B. Rights or Legitimate Interests

Paragraph 4(c) of the Policy requires the Complainant to prove that the Respondent has no right or legitimate interest in the disputed domain name. However, it is consensus view among Panelists that if Complainant makes a prima facie case that the Respondent has no rights or legitimate interests, and Respondent fails to show one of the three circumstances under Paragraph 4(c) of the Policy, then the Respondent may lack a legitimate interest in the domain name.

Complainant asserted that the Respondent has neither a license nor any other permission to use the Complainant’s famous trademark VALIUM. The Respondent has not denied these assertions. The Panel thus finds that the Complainant has made a prima facie showing that the Respondent has no rights or legitimate interests in the disputed domain names which wholly incorporate the Complainant’s mark.

Respondent has not provided evidence of circumstances of the type specified in paragraph 4(c) of the Policy, or any other circumstances giving rise to a right or legitimate interest in the domain name.

The Respondent is not a reseller of Complainant’s VALIUM products, but is using Complainant’s trademark for a website devoted to sale of various drugs other than Complainant’s VALIUM Products. Respondent’s use of the domain name to divert Internet users to its website capitalizing on the Complainant’s mark is not a bona fide use pursuant to paragraph 4(c)(i) of the Policy.

Under these circumstances, the Panel takes the view that the Respondent has no rights or legitimate interests in the domain name and that the requirement of paragraph 4(a)(ii) is also satisfied.

C. Registered and Used in Bad Faith

The Panel is also convinced that Respondent registered and used the Domain Name in bad faith.

Complainant’s VALIUM products are world wide known pharmaceutical product. It is therefore inconceivable that Respondent registered the domain names unaware of Complainant’s rights in its VALIUM marks.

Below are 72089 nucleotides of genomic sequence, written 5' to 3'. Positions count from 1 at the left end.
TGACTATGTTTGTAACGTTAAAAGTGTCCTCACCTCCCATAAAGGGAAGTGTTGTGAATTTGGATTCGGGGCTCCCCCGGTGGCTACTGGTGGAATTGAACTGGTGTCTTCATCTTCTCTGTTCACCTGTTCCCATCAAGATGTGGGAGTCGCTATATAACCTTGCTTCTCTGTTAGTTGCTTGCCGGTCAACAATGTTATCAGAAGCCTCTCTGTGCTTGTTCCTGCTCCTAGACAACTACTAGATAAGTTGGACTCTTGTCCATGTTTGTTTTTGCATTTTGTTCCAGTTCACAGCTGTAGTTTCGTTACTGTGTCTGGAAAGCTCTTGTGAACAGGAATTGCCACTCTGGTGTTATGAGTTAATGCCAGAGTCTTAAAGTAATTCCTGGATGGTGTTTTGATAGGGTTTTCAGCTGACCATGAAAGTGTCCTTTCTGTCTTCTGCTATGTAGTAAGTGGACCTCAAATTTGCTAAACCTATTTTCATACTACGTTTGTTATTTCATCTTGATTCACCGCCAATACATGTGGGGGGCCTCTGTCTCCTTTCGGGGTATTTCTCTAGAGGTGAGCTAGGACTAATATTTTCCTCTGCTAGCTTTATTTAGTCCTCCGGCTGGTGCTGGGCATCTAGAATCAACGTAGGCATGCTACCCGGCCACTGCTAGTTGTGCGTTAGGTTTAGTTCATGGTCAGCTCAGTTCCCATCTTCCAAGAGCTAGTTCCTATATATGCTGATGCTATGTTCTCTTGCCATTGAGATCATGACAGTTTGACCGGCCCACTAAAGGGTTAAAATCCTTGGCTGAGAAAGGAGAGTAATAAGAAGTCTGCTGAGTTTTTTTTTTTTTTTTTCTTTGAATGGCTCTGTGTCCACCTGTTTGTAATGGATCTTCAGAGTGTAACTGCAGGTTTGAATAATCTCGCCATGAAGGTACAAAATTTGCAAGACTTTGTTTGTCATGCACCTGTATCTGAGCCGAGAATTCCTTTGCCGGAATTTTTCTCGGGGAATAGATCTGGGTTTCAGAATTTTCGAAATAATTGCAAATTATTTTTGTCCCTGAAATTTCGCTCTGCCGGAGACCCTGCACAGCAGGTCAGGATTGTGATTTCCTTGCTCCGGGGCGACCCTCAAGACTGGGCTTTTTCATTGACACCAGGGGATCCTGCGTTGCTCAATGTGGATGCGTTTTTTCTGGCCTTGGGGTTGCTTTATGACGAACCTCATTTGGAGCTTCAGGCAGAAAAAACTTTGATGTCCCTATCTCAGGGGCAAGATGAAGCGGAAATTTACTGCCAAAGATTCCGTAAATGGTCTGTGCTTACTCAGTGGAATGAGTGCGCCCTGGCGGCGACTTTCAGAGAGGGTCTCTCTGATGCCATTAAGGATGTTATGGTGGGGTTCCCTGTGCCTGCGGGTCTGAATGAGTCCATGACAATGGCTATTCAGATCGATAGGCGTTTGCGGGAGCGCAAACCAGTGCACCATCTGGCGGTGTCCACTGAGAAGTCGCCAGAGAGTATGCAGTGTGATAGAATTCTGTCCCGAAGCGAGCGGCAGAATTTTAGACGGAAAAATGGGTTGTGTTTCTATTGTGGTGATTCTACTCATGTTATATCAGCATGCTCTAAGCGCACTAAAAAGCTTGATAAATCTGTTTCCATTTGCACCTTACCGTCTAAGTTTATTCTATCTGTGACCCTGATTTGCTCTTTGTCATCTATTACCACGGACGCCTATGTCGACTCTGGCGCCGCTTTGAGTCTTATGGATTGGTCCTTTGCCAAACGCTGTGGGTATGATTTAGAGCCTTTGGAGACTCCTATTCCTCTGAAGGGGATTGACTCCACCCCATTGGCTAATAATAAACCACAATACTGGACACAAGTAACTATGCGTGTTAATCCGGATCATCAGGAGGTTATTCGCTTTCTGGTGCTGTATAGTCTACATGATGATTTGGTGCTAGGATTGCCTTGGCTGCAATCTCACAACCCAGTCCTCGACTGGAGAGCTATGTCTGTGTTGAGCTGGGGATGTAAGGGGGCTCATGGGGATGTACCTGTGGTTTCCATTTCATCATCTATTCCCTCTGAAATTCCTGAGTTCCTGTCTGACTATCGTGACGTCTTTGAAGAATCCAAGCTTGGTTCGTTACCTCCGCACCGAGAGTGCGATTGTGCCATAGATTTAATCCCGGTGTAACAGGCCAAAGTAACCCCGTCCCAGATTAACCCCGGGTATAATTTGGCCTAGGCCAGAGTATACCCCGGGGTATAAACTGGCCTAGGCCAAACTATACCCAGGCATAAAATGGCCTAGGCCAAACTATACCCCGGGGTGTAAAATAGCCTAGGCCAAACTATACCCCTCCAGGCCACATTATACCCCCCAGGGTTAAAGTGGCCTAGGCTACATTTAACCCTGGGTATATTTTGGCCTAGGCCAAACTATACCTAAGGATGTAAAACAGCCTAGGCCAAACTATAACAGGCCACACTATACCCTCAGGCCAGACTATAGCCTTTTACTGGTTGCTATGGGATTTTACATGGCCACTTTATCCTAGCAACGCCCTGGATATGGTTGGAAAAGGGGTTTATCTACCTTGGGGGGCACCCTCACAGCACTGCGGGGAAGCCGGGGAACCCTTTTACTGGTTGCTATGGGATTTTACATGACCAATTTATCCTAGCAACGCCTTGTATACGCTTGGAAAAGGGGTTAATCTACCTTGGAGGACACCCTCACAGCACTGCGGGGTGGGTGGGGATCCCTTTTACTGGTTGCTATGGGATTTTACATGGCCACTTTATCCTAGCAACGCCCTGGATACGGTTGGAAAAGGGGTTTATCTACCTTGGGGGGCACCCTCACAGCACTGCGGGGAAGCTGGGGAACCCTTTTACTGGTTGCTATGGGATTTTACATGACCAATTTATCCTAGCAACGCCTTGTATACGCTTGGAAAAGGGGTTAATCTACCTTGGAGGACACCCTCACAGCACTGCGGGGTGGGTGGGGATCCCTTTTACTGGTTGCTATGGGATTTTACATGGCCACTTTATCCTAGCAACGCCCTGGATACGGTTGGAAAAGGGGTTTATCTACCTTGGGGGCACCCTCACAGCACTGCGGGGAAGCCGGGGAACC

The use of the domain names <buy-online-valium.com>, <buyonlinevalium.com> and <online-valium.com> for an online pharmacy site on which Respondent sells a large variety of drugs but not VALIUM products clearly indicates that Respondent’s primary intent in registering and using these domain names was to trade on the Complainants’ good will and reputation by creating a likelihood of confusion with the Complainant’s VALIUM mark and the Respondent’s online pharmacy.

Accordingly, the Panel finds from the circumstances that the Respondent registered and is using the disputed domain names in an attempt to attract, for commercial gain, Internet users to its website, by creating a likelihood of confusion with the Complainants’ mark as to the source, sponsorship, affiliation, or endorsement of the Respondent’s website. Pursuant to Paragraph 4(b)(iv), this constitutes evidence of bad faith registration and use of a domain name for purposes of Paragraph 4(a)(iii).


7. Decision

For all the foregoing reasons, in accordance with paragraphs 4(i) of the Policy and 15 of the Rules, the Panel orders that the domain names, <buy-online-valium.com>, <buyonlinevalium.com> and <online-valium.com> be transferred to the Complainant.

Torsten Bettinger
Sole Panelist

Dated: February 6, 2006